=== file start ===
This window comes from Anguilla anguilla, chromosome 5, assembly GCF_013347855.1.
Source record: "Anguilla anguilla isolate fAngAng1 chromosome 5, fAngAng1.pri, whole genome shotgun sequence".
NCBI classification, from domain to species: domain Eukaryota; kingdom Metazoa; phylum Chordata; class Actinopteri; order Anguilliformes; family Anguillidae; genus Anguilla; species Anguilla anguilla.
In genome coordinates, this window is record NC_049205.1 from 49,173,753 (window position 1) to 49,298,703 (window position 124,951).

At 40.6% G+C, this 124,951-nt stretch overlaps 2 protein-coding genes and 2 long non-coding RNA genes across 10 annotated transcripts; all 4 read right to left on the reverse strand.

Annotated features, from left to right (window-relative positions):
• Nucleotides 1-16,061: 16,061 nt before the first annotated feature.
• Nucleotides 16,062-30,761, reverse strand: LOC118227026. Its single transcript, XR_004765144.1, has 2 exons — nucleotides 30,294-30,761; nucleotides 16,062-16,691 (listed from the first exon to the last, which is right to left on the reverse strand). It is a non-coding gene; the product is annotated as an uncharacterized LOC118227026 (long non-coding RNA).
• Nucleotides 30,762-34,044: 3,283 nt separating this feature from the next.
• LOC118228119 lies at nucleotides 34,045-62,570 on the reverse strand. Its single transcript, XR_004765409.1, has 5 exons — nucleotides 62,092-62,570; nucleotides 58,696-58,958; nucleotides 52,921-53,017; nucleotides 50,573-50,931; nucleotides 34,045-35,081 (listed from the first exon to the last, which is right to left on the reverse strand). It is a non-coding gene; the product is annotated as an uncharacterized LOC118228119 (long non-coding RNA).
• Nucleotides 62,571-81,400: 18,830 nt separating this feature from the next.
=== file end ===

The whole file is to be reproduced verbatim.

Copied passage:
This window comes from Anguilla anguilla, chromosome 5, assembly GCF_013347855.1.
Source record: "Anguilla anguilla isolate fAngAng1 chromosome 5, fAngAng1.pri, whole genome shotgun sequence".
NCBI classification, from domain to species: domain Eukaryota; kingdom Metazoa; phylum Chordata; class Actinopteri; order Anguilliformes; family Anguillidae; genus Anguilla; species Anguilla anguilla.
In genome coordinates, this window is record NC_049205.1 from 49,173,753 (window position 1) to 49,298,703 (window position 124,951).

At 40.6% G+C, this 124,951-nt stretch overlaps 2 protein-coding genes and 2 long non-coding RNA genes across 10 annotated transcripts; all 4 read right to left on the reverse strand.

Annotated features, from left to right (window-relative positions):
• Nucleotides 1-16,061: 16,061 nt before the first annotated feature.
• Nucleotides 16,062-30,761, reverse strand: LOC118227026. Its single transcript, XR_004765144.1, has 2 exons — nucleotides 30,294-30,761; nucleotides 16,062-16,691 (listed from the first exon to the last, which is right to left on the reverse strand). It is a non-coding gene; the product is annotated as an uncharacterized LOC118227026 (long non-coding RNA).
• Nucleotides 30,762-34,044: 3,283 nt separating this feature from the next.
• LOC118228119 lies at nucleotides 34,045-62,570 on the reverse strand. Its single transcript, XR_004765409.1, has 5 exons — nucleotides 62,092-62,570; nucleotides 58,696-58,958; nucleotides 52,921-53,017; nucleotides 50,573-50,931; nucleotides 34,045-35,081 (listed from the first exon to the last, which is right to left on the reverse strand). It is a non-coding gene; the product is annotated as an uncharacterized LOC118228119 (long non-coding RNA).
• Nucleotides 62,571-81,400: 18,830 nt separating this feature from the next.